When God's chosen people turned out to be politicians, abandon­ing God's mission to be Bible teachers, they became the agents of the devil. They should have served Jesus. They should have been servants of God. But they became judges and brought Jesus to the Sanhedrin. They made Jesus kneel down on the ground like a criminal and seventy of them were sitting as judges. They were looking for evidence against Jesus so that they could put him to death. Many testified falsely against Jesus, but their state­ments did not agree. Someone said in verse 58, "We heard him say, 'I will de­stroy this man-made temple and in three days will build another, not made by man.'" At that time, this kind of state­ment was considered blasphemy. Blasphemy was the worst guilt. The high priest asked Jesus, "Do you want to defend yourself?" But verse 61 says, "Jesus remained silent and gave no answer." In his hu­manness, Jesus could have defended himself because that false testi­mony could take his life away. But Jesus remained si­lent. Jesus did not defend him­self to avoid false accusa­tions. This one phrase, "Jesus re­mained silent," tells us that Jesus is the holy God: Jesus transcended mun­dane people's political intrigue. Jesus decided to obey the will of God for world salva­tion through his death and resurrec­tion. Jesus knew that he would die as the Lamb of God as a ransom sacrifice for the sin of the world. Jesus knew that he would be con­demned by their false accusation. So Jesus did not open his mouth. This reminds us of Isaiah 53:7, "He was op­pressed and afflicted, yet he did not open his mouth; he was led like a lamb to the slaugh­ter, and as a sheep before her shearers is silent, so he did not open his mouth."

Again the high priest asked Jesus, "Are you the Christ, the Son of the Blessed One?" (61) The high priest asked this question so as to charge Jesus with blasphemy. Here, "the Son of the Blessed One" is the Messiah who was prom­ised to come. What did Jesus answer? Look at verse 62. "'I am,' said Jesus. 'And you will see the Son of Man sitting at the right hand of the Mighty One and coming on the clouds of heaven.'" In this verse Jesus testified that he is the Messiah. As the Messiah, Je­sus had to undergo trial, suffering and the pain of crucifixion for the sin of the world as the Lamb of God. But Jesus warned them that after his resurrec­tion the Son of Man will sit at the right hand of the Mighty One. Jesus also warned them that he would come again on the clouds of heav­en to judge the living and the dead. This warning was the good news of great joy if they repented and accepted it.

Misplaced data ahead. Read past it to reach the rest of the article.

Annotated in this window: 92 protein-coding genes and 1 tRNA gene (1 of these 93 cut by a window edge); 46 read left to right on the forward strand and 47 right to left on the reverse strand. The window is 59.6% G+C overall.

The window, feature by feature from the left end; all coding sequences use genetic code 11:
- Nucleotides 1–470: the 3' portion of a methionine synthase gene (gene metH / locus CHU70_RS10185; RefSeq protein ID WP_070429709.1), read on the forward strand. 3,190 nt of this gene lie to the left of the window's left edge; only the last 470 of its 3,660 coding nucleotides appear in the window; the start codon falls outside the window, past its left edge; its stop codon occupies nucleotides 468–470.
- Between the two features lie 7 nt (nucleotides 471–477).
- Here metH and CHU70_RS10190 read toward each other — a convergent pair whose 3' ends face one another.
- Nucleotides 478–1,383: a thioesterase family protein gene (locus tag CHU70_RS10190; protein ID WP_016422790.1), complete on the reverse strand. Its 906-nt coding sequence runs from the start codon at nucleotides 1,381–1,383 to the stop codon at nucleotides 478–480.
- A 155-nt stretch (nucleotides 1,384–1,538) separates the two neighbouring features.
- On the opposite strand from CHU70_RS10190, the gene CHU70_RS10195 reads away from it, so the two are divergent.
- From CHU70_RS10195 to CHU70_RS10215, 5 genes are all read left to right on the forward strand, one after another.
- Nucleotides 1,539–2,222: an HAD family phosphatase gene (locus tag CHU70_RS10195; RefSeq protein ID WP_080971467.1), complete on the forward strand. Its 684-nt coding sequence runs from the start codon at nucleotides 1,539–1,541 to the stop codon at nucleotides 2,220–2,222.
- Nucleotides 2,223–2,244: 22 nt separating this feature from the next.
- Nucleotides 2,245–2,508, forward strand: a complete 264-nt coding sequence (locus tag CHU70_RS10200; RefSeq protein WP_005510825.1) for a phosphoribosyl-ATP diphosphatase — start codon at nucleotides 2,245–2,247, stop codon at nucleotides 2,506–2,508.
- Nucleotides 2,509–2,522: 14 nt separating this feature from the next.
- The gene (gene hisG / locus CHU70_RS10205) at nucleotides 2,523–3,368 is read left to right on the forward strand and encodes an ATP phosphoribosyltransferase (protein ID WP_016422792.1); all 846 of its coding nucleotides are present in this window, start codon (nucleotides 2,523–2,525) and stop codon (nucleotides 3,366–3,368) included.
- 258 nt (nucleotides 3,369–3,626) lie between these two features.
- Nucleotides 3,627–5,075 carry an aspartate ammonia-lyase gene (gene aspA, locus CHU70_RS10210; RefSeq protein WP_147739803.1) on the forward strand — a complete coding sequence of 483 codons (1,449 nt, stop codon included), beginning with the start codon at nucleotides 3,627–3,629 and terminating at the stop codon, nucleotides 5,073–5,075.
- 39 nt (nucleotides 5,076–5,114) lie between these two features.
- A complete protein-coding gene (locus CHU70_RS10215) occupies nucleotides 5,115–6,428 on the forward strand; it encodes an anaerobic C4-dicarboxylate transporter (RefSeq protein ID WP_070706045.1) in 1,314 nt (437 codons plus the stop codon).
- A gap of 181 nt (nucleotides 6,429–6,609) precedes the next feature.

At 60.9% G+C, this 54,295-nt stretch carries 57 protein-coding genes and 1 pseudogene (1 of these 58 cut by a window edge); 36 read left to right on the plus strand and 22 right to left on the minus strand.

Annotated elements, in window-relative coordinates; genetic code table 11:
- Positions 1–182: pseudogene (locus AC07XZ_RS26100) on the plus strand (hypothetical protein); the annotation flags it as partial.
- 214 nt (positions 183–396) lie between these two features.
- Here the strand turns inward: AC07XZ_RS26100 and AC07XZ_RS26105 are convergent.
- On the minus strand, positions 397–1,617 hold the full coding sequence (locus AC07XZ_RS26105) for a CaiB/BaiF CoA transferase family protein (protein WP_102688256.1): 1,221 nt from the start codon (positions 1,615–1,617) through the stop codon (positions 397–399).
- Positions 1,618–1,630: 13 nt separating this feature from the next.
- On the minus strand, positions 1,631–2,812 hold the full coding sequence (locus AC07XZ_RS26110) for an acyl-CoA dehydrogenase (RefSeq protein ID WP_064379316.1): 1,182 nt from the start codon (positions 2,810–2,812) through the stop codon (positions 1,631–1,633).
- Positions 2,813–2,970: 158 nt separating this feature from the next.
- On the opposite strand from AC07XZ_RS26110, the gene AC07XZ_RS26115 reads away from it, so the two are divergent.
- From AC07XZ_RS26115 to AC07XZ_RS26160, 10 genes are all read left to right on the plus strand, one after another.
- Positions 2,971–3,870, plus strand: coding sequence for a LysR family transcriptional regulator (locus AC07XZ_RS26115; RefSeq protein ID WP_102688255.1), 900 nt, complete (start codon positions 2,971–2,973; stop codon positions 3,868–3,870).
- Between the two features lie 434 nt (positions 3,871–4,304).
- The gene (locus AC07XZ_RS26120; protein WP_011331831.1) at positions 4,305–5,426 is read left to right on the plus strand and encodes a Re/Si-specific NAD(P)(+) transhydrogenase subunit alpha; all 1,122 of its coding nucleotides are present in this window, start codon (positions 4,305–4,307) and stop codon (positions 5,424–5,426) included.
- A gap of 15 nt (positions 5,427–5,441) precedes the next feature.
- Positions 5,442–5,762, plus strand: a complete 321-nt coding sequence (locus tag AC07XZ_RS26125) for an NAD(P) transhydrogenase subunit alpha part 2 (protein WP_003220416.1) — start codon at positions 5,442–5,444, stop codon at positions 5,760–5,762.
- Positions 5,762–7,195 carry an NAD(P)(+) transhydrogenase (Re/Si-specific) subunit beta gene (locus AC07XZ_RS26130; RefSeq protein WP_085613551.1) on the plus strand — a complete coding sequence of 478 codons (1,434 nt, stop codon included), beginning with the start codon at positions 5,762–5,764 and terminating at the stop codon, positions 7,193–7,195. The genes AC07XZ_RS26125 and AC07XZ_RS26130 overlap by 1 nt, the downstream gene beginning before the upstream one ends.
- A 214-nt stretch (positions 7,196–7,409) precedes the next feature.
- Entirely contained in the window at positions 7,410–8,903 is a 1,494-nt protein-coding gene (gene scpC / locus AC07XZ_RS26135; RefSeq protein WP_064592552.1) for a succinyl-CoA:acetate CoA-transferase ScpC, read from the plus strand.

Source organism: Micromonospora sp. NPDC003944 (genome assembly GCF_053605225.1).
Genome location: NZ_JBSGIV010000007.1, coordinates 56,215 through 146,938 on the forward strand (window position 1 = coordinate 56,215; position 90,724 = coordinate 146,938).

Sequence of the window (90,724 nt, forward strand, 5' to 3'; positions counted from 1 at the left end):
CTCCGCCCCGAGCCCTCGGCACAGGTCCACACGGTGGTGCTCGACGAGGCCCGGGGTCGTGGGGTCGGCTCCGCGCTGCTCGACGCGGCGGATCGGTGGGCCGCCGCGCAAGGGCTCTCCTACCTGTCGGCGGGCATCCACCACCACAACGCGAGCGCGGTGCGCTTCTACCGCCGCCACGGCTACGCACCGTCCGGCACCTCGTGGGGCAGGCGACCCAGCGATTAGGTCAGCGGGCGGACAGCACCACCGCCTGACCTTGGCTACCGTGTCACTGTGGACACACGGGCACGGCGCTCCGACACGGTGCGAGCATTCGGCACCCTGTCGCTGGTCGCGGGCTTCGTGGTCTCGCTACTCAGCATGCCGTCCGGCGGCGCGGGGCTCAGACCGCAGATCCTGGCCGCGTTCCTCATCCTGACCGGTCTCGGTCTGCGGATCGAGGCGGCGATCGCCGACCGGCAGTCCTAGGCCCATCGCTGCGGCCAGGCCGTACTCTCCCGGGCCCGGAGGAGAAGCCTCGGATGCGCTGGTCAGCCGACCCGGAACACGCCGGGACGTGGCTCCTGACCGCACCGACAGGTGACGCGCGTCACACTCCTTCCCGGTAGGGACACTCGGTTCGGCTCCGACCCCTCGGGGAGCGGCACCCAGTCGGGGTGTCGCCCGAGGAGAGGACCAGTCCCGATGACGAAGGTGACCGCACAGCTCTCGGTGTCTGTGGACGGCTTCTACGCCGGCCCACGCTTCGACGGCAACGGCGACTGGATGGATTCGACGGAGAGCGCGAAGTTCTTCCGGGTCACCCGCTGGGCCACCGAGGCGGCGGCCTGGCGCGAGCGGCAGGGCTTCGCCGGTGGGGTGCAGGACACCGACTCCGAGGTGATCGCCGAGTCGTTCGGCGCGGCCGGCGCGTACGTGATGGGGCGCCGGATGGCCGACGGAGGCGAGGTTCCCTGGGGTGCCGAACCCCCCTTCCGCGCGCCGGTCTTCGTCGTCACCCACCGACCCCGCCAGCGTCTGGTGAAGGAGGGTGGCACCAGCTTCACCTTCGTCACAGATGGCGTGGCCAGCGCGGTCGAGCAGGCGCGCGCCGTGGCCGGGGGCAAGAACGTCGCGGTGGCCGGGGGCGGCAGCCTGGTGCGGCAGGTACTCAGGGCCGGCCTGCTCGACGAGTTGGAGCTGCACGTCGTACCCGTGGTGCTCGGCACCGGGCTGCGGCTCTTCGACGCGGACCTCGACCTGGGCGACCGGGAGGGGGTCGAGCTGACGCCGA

How did the high priest respond to Jesus' words? He tore his pom­pous high priestly garment as if he were a man of holy righteousness and con­demned Jesus for speaking blasphe­my. Even a little child can know that Jesus is the Christ, the Son of the Blessed One, through Jesus' di­vine words and deeds. But the high priest cheated his conscience and con­demned Jesus as a man of blasphemy who deserved the death penal­ty. The high priest not only deceived his conscience, but also he gave the vilest influence to his people. At the high priest's words, people became as evil as the high priest. They all condemned Jesus as worthy of death. By the high priest's bad influ­ence, people be­came the entertainers of sadistic joy. Then some began to spit at Jesus; they blindfolded him, struck him with their fists, and said, "Prophe­sy!" And the guards took him and beat him (65). Here we learn that one person's bad influence can ruin a community and a whole nation and at last the whole world. Jesus was tried by the Sanhedrin members. In fact, Jesus was tried in such a way by his chosen people. But in light of God's point of view, Jesus was tried and tortured in our place. Each of us must be tried and tortured because of our own sins. But Jesus took over such a terri­ble trial in our place. Jesus took up all our iniquities and transgressions and was tried in such a way. Praise Jesus! Jesus is our true friend. Jesus is our high priest. Jesus was tried in our place.